The opposition National Democratic Congress (NDC) is intensifying its smear campaign against President Akufo-Addo and the Electoral Commission (EC) after being rattled by the approval of the Public Elections (Registration of Voters) (Amendment) Regulations, 2020 (C.I.126) by Parliament.
The new constitutional instrument (C.I.) gives a legal framework for the EC to compile a new register of voters in preparation for the 2020 presidential and parliamentary elections, and it excludes the use of a driver’s license and the existing voter identity card as a requirement for the registration.
Leaders of the NDC, who have vehemently opposed the compilation of a new register, are now using the proscription of the existing voter identity card to smear the President and the entire registration exercise.
Their flag-bearer, ex-President John Mahama, has threatened that should the EC go ahead to compile a new register, the NDC will not accept the results of the general election because he claims the exercise will be full of flaws.
Led by the party’s General Secretary, Johnson Asiedu Nketia, the NDC top members are crisscrossing the country and galvanizing traditional rulers to rise against the compilation of the new register since he said it was an anti-alien agenda of President Akufo-Addo and the New Patriotic Party (NPP).
Addressing the chiefs and people of Mo in the Kintampo Municipality, Mr. Nketia reportedly said the exclusion of the existing voter card as proof of nationality was necessitated by the personal dislike for foreigners by the President.
Without any proof, he said the family of President Akufo-Addo had an enormous dislike for foreigners and that was why his father, former Prime Minister Edward Akufo-Addo passed the Aliens Compliance Order in 1969.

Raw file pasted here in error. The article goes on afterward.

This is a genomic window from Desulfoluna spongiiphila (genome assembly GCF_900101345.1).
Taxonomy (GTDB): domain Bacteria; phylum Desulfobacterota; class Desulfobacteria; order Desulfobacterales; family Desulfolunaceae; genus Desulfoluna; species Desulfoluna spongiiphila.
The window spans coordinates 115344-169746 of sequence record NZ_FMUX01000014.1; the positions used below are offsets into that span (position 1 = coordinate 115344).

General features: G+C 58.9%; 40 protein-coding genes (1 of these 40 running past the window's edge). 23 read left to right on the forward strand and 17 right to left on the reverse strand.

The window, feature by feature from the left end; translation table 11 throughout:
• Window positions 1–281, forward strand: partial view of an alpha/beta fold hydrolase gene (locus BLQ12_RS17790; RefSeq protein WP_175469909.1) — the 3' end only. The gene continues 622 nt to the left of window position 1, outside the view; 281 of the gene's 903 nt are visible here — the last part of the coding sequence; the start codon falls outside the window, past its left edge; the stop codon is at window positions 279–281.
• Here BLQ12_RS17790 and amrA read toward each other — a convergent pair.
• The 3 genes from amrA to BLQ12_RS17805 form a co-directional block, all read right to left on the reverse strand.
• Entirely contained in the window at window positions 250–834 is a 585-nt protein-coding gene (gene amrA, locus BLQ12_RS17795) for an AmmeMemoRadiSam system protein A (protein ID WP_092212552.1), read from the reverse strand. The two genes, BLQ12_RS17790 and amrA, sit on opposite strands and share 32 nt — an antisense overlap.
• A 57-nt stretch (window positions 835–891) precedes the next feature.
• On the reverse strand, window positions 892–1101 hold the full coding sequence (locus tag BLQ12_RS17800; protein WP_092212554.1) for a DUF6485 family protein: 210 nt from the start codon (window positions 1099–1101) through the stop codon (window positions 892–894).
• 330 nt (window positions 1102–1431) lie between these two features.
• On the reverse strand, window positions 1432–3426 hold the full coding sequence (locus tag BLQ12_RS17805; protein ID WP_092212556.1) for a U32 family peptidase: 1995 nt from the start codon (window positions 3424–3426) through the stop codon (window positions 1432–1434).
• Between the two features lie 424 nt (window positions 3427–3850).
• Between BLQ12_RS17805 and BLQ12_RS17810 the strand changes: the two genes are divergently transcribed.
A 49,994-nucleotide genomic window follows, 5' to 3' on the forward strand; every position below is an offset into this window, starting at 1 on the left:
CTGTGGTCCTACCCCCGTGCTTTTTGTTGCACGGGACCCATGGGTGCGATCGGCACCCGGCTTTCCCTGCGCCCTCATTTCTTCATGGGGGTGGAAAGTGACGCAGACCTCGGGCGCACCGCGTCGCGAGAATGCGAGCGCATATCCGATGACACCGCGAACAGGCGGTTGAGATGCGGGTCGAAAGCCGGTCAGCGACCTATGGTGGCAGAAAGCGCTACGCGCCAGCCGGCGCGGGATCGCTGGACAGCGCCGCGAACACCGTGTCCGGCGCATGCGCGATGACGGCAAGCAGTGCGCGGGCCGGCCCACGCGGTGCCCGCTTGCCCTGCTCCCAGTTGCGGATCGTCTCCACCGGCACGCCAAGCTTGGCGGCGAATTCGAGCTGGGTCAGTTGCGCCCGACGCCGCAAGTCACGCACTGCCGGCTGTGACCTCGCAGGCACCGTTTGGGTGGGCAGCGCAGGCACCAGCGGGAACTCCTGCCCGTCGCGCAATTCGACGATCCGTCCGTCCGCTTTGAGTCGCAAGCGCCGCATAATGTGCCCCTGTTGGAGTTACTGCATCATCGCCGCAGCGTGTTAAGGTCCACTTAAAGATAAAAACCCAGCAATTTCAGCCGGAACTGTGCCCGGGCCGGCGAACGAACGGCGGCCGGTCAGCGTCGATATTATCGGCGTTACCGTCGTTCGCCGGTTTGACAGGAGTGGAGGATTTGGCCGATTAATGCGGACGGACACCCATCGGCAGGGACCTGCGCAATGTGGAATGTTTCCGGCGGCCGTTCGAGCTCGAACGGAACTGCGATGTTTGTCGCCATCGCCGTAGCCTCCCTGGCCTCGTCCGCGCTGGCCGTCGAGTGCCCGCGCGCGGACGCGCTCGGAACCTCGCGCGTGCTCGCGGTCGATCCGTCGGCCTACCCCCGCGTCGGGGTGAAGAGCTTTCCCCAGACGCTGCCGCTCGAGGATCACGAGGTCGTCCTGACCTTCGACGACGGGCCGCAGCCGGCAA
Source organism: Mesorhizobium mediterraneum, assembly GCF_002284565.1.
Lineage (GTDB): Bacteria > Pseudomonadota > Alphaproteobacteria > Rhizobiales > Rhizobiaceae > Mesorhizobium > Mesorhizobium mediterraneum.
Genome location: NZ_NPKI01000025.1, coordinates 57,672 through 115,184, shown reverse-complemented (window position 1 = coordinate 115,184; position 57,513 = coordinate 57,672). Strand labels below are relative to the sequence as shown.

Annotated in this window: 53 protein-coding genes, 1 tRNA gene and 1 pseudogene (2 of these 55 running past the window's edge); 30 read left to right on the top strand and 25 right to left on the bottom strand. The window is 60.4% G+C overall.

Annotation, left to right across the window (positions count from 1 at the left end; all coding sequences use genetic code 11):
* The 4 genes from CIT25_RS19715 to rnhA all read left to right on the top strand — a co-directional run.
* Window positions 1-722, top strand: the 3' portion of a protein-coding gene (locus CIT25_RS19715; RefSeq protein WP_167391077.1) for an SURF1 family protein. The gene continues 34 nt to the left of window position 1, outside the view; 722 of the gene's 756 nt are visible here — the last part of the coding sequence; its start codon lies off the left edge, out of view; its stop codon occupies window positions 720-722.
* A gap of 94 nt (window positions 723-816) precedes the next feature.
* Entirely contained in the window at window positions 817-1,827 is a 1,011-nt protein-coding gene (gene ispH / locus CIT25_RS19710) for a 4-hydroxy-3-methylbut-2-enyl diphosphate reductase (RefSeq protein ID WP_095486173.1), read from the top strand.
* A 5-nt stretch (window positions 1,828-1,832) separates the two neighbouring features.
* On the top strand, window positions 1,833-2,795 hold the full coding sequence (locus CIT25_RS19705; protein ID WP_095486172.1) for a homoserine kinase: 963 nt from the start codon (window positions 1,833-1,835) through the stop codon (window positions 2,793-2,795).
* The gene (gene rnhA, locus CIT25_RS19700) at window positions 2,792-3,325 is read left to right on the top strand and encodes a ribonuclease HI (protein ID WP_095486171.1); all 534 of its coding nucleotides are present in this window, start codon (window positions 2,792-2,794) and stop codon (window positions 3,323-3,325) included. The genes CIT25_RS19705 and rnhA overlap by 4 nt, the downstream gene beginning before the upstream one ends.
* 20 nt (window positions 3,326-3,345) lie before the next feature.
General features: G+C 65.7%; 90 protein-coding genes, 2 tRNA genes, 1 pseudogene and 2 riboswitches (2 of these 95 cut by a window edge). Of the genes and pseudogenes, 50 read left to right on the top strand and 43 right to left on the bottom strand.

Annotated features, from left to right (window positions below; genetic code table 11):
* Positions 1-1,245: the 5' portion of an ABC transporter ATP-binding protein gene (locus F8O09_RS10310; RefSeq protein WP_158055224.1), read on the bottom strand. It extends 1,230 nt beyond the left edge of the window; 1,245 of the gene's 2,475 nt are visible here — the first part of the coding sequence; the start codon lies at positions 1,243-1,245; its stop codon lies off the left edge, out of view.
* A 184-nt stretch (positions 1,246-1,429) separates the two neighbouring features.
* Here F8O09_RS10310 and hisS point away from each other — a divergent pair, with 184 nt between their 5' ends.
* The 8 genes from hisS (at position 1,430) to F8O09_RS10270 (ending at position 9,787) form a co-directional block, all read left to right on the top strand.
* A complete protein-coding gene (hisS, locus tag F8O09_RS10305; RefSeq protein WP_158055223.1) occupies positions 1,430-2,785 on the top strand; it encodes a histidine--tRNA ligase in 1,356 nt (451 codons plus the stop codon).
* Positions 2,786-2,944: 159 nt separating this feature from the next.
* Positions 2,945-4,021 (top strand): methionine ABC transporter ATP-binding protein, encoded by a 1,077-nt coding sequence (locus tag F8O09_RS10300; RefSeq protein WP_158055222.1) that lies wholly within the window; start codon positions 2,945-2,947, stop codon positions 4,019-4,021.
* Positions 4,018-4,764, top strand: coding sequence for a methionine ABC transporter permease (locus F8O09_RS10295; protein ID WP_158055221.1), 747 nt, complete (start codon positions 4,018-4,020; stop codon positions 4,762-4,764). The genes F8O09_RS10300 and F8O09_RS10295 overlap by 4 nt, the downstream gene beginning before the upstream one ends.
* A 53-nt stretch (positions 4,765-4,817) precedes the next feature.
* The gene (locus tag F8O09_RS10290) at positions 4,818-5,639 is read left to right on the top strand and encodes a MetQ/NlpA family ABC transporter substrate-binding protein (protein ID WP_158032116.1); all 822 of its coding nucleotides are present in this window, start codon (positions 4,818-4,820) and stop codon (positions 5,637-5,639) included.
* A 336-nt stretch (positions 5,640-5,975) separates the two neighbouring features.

The NDC chief scribe recently asked the youth in the northern part of the country to prevent the EC from carrying out the new voters’ registration exercise, while in the company of the National Chairman of the People’s National Convention (PNC), Bernard Mornah, who usually speaks more for the NDC than his own party.
Since it became clear that the EC would go ahead to compile a new voters’ register, the NDC elements had been going behind the scenes to incite some of their youth to physically attack EC registration officials when the project commences on June 30.
They want to create a state of insecurity just to compel the EC to abandon the registration exercise, according to the NPP.
Last week, the Women’s Organizer of the NPP, Kate Gyamfua, said she personally witnessed a meeting of the NDC top guns with some young people in the Savannah Region during which they incited the youth to physically prevent the EC from carrying out its mandate amid insults.
“I had wanted to go and tell them what they were doing will destroy the country, but my people told me it was not safe. They were inciting the youth against the EC and the government,” she claimed.
The Bono NPP Regional Chairman, Kwame Baffoe, popularly known as Abronye DC, confirmed that the NDC led by Mr. Nketia had been touring the regions to incite their supporters to rise up against the state.
He said claims by the NDC that President Akufo-Addo has a dislike for foreigners were not only false but also a smeared campaign bordering on “display of lunatics.”
According to him, much as the NPP considers the NDC claims as unfounded public insinuation, it is important to “set the records straight.”
“This statement by Asiedu Nketia is a clear admission that the current register contains names of foreigners, which is in clear breach of Article 42 of the 1992 Constitution.
“My simple but important question here is: does the voter register belong to only Ghanaians eligible to vote or all foreigners resident in Ghana?” he quizzed and continued that the statement by the NDC General Secretary was “non-Ghanaian attitude.”
According to Abronye DC, the NDC has developed a three-point agenda, namely the exclusion of the birth certificate and the existing voter identity card, the issue of inclusion of the Ghana card as a requirement for registering and acquiring a voters’ ID and the Covid-19 pandemic to derail the registration process.
“It is my considered opinion that to accept any form of identification, including the existing voter identification cards, which is not provided for under Section 8(1) Act 750 (as amended) as a means of proving identification for the compilation of the new register, will be in contravention to the statute,” he said.